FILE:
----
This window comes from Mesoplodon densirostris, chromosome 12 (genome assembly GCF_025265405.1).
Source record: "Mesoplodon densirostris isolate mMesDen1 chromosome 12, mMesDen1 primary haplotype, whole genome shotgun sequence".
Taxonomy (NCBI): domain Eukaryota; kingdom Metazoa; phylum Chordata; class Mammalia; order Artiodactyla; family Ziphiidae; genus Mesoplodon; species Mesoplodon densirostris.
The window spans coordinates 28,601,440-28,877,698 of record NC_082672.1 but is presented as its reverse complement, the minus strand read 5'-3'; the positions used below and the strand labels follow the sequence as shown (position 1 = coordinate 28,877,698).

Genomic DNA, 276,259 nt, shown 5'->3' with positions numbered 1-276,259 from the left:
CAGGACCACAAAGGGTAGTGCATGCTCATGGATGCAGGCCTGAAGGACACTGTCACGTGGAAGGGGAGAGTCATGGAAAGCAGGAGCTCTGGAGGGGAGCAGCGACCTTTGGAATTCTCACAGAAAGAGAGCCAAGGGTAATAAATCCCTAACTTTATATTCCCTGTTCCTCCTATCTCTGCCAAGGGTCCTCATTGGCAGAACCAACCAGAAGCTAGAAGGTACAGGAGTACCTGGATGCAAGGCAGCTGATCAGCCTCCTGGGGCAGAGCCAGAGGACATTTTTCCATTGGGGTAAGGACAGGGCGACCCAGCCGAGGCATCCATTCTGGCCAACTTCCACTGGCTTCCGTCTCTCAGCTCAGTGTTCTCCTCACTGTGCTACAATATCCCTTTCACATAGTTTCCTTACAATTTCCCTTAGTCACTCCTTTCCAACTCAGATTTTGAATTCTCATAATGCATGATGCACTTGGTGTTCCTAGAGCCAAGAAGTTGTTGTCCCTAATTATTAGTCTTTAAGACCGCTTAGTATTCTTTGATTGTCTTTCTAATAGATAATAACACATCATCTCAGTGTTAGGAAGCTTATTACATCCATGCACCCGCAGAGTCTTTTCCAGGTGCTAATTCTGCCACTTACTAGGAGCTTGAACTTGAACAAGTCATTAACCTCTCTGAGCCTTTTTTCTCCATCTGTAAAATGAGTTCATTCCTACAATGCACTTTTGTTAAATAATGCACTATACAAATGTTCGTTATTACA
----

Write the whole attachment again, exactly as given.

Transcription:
This window comes from Mesoplodon densirostris, chromosome 12 (genome assembly GCF_025265405.1).
Source record: "Mesoplodon densirostris isolate mMesDen1 chromosome 12, mMesDen1 primary haplotype, whole genome shotgun sequence".
Taxonomy (NCBI): domain Eukaryota; kingdom Metazoa; phylum Chordata; class Mammalia; order Artiodactyla; family Ziphiidae; genus Mesoplodon; species Mesoplodon densirostris.
The window spans coordinates 28,601,440-28,877,698 of record NC_082672.1 but is presented as its reverse complement, the minus strand read 5'-3'; the positions used below and the strand labels follow the sequence as shown (position 1 = coordinate 28,877,698).

Genomic DNA, 276,259 nt, shown 5'->3' with positions numbered 1-276,259 from the left:
CAGGACCACAAAGGGTAGTGCATGCTCATGGATGCAGGCCTGAAGGACACTGTCACGTGGAAGGGGAGAGTCATGGAAAGCAGGAGCTCTGGAGGGGAGCAGCGACCTTTGGAATTCTCACAGAAAGAGAGCCAAGGGTAATAAATCCCTAACTTTATATTCCCTGTTCCTCCTATCTCTGCCAAGGGTCCTCATTGGCAGAACCAACCAGAAGCTAGAAGGTACAGGAGTACCTGGATGCAAGGCAGCTGATCAGCCTCCTGGGGCAGAGCCAGAGGACATTTTTCCATTGGGGTAAGGACAGGGCGACCCAGCCGAGGCATCCATTCTGGCCAACTTCCACTGGCTTCCGTCTCTCAGCTCAGTGTTCTCCTCACTGTGCTACAATATCCCTTTCACATAGTTTCCTTACAATTTCCCTTAGTCACTCCTTTCCAACTCAGATTTTGAATTCTCATAATGCATGATGCACTTGGTGTTCCTAGAGCCAAGAAGTTGTTGTCCCTAATTATTAGTCTTTAAGACCGCTTAGTATTCTTTGATTGTCTTTCTAATAGATAATAACACATCATCTCAGTGTTAGGAAGCTTATTACATCCATGCACCCGCAGAGTCTTTTCCAGGTGCTAATTCTGCCACTTACTAGGAGCTTGAACTTGAACAAGTCATTAACCTCTCTGAGCCTTTTTTCTCCATCTGTAAAATGAGTTCATTCCTACAATGCACTTTTGTTAAATAATGCACTATACAAATGTTCGTTATTACA